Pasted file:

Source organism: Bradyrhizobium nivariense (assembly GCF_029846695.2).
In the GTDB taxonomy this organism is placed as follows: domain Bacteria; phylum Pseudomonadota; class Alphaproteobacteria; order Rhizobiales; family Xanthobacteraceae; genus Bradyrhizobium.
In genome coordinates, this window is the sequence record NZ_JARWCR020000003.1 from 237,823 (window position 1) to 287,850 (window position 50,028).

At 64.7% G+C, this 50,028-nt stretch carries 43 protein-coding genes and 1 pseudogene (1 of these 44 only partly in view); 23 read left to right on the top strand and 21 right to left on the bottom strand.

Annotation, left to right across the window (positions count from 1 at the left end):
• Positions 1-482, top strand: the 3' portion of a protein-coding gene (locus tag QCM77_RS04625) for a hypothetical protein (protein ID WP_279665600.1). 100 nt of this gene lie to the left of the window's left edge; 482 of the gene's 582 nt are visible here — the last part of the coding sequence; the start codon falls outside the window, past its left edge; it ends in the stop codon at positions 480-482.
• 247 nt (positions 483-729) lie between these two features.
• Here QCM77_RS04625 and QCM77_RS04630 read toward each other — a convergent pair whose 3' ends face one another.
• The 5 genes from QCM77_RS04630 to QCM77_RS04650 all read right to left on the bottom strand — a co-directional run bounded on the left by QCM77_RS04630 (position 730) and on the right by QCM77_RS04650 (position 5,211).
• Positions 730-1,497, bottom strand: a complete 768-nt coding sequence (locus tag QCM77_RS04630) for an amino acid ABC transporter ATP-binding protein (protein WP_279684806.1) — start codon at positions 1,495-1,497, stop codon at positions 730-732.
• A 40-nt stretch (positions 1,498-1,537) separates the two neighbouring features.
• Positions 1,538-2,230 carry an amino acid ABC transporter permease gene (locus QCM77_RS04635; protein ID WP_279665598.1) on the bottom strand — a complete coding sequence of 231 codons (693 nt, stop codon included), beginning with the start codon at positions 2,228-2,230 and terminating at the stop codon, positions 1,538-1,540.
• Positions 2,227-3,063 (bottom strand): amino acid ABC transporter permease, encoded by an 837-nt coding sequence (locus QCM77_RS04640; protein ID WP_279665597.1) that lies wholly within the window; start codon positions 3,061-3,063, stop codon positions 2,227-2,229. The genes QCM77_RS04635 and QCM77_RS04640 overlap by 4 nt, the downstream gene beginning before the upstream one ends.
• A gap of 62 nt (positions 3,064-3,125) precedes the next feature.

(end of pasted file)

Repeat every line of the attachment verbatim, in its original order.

Source organism: Bradyrhizobium nivariense (assembly GCF_029846695.2).
In the GTDB taxonomy this organism is placed as follows: domain Bacteria; phylum Pseudomonadota; class Alphaproteobacteria; order Rhizobiales; family Xanthobacteraceae; genus Bradyrhizobium.
In genome coordinates, this window is the sequence record NZ_JARWCR020000003.1 from 237,823 (window position 1) to 287,850 (window position 50,028).

At 64.7% G+C, this 50,028-nt stretch carries 43 protein-coding genes and 1 pseudogene (1 of these 44 only partly in view); 23 read left to right on the top strand and 21 right to left on the bottom strand.

Annotation, left to right across the window (positions count from 1 at the left end):
• Positions 1-482, top strand: the 3' portion of a protein-coding gene (locus tag QCM77_RS04625) for a hypothetical protein (protein ID WP_279665600.1). 100 nt of this gene lie to the left of the window's left edge; 482 of the gene's 582 nt are visible here — the last part of the coding sequence; the start codon falls outside the window, past its left edge; it ends in the stop codon at positions 480-482.
• 247 nt (positions 483-729) lie between these two features.
• Here QCM77_RS04625 and QCM77_RS04630 read toward each other — a convergent pair whose 3' ends face one another.
• The 5 genes from QCM77_RS04630 to QCM77_RS04650 all read right to left on the bottom strand — a co-directional run bounded on the left by QCM77_RS04630 (position 730) and on the right by QCM77_RS04650 (position 5,211).
• Positions 730-1,497, bottom strand: a complete 768-nt coding sequence (locus tag QCM77_RS04630) for an amino acid ABC transporter ATP-binding protein (protein WP_279684806.1) — start codon at positions 1,495-1,497, stop codon at positions 730-732.
• A 40-nt stretch (positions 1,498-1,537) separates the two neighbouring features.
• Positions 1,538-2,230 carry an amino acid ABC transporter permease gene (locus QCM77_RS04635; protein ID WP_279665598.1) on the bottom strand — a complete coding sequence of 231 codons (693 nt, stop codon included), beginning with the start codon at positions 2,228-2,230 and terminating at the stop codon, positions 1,538-1,540.
• Positions 2,227-3,063 (bottom strand): amino acid ABC transporter permease, encoded by an 837-nt coding sequence (locus QCM77_RS04640; protein ID WP_279665597.1) that lies wholly within the window; start codon positions 3,061-3,063, stop codon positions 2,227-2,229. The genes QCM77_RS04635 and QCM77_RS04640 overlap by 4 nt, the downstream gene beginning before the upstream one ends.
• A gap of 62 nt (positions 3,064-3,125) precedes the next feature.